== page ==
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138. Make a healthy computer run even faster

By Andrew D. Wright

Here are some things you can do to increase a healthy Windows computer's speed and performance.


1. Remove any programs and services you don't need from starting up with the computer. The more little programs that need system resources, the slower the computer is. Windows has a built-in tool called msconfig that lets you disable unwanted programs from starting up automatically. Microsoft Sysinternals has an even better free program called Autoruns that gives you complete control over everything that starts up with the computer.

Press Windows key and r, type in: msconfig, hit Enter then select the Startup tab.


2. Disable disk indexing. Windows XP and Vista use a disk indexing system to make searching your hard drive faster. Most people don't search their hard drive that often, so maybe saving a few seconds there isn't that important. The indexing program runs all the time though, tying up the hard drive with a constant stream of minor file changes.

Open Windows Explorer (Windows key and E) and right click on your hard drive, usually C:, and select Properties. On the bottom of the Properties window uncheck "Allow Indexing Service to index this disk". A new window will pop up. Select to apply the changes to all files and sub-folders. An error box will pop up when a file in use can't be updated - select Ignore All. The changes will take a few minutes.


3. Defragment your hard drive. In the same hard drive Properties window as above, click on the Tools tab and click on Defragment Now. This may take awhile. It's not a bad idea to run this three or four times in a row to make sure that all the files on the hard drive have been put together and that all open space on the drive is in one big chunk. This will be important for the next step.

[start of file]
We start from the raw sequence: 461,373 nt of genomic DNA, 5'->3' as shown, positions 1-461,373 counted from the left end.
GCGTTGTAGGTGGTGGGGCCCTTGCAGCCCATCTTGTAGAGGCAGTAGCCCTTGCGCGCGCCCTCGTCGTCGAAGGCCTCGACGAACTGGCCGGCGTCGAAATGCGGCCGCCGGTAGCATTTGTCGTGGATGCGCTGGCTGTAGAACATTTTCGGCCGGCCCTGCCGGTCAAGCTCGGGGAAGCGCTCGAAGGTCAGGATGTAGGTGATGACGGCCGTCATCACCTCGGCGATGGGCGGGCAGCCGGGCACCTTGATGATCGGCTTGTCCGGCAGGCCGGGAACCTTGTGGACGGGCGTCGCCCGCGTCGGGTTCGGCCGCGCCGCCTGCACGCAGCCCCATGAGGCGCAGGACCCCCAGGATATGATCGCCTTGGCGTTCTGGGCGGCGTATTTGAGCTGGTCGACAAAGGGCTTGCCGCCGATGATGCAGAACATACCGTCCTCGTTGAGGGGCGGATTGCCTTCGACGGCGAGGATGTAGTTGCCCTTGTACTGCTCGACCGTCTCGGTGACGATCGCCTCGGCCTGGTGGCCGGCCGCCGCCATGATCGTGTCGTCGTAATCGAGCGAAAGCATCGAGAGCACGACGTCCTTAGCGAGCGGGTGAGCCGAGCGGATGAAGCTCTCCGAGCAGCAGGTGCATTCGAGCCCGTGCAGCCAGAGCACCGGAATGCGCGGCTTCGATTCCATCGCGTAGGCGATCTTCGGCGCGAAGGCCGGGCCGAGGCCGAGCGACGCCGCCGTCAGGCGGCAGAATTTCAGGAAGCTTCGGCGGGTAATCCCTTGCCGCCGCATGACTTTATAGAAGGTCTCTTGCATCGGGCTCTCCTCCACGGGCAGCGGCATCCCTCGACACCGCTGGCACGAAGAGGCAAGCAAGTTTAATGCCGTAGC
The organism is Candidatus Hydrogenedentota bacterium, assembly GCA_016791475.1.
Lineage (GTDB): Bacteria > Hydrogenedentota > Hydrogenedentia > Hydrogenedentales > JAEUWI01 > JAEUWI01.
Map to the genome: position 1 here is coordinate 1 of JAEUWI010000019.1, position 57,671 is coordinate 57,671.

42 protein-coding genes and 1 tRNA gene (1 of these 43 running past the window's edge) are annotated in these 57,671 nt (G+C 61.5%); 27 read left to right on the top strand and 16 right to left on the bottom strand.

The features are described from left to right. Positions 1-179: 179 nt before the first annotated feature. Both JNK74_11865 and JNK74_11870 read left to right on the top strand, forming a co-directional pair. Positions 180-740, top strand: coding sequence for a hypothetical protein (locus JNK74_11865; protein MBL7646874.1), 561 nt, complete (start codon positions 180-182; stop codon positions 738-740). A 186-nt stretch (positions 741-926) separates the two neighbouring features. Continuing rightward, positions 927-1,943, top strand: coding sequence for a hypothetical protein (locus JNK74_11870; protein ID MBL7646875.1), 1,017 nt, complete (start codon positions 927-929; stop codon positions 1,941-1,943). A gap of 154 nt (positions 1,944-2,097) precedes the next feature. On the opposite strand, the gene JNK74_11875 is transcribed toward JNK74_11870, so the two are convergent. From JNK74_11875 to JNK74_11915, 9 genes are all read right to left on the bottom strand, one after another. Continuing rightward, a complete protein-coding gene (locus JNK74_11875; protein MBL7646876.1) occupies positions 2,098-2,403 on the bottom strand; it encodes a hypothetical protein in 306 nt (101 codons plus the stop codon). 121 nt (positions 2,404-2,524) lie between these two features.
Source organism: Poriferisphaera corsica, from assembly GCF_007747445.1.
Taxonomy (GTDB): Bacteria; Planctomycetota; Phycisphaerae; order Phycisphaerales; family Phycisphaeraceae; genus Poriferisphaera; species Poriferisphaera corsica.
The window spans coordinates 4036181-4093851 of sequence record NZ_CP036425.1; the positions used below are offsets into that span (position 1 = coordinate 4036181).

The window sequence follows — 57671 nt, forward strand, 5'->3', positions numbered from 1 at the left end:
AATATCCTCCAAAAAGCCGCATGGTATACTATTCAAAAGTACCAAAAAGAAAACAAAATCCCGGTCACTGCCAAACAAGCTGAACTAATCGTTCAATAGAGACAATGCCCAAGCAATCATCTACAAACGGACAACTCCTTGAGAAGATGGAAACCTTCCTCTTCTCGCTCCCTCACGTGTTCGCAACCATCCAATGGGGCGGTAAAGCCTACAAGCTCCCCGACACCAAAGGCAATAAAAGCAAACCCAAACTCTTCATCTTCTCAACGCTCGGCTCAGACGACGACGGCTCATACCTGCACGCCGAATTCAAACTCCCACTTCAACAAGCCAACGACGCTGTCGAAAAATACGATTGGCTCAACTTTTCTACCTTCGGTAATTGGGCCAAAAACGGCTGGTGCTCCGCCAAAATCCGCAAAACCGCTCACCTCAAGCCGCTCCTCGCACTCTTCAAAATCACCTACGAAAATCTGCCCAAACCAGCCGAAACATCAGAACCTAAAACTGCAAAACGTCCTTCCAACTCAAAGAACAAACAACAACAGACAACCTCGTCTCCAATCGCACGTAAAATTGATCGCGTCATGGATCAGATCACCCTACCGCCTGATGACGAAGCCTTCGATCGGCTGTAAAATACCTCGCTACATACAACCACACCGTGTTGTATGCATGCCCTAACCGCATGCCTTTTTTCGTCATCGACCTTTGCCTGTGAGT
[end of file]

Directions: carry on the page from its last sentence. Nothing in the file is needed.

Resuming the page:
4. Adjust your swap file size and location. A swap file is the place your computer puts data being worked on temporarily to free up physical memory for other tasks. The swap file is also known as virtual memory. By default Windows makes this file resizable on the fly, which can mean longer times to update the swap file and opens the possibility of a slower, fragmented swap file. The ideal is to have one fixed-size swap file in one unbroken piece.

First clear out the old swap file. Go to Start, right click on My Computer in XP, Computer in Vista, and select Properties. In Vista, then select Advanced system settings. In XP and Vista click on the Advanced tab and click the Settings button under Performance. Click the Advanced tab on the new window and under Virtual memory click on Change.

Click on the C: drive where the swap file is now and select No paging file and click the Set button. Click OK to accept the changes and reboot the computer. Windows will complain about not having a swap file.

When the computer has restarted, go back to the same place and this time click on Custom size. Set both the Initial size and the Maximum size to the same value, double the size of your current memory. So if you have 1 GB of RAM, set your swap file to be 2048 MB (count in units of 1024 MB to a maximum size of 4096 MB). Click the Set button and OK and reboot the computer.

On computers with a second physical hard drive as fast or faster than the C: drive, put the swap file on the second hard drive for a little extra performance boost.


Microsoft Sysinternals Autoruns (free):


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Originally published 12 September 2008


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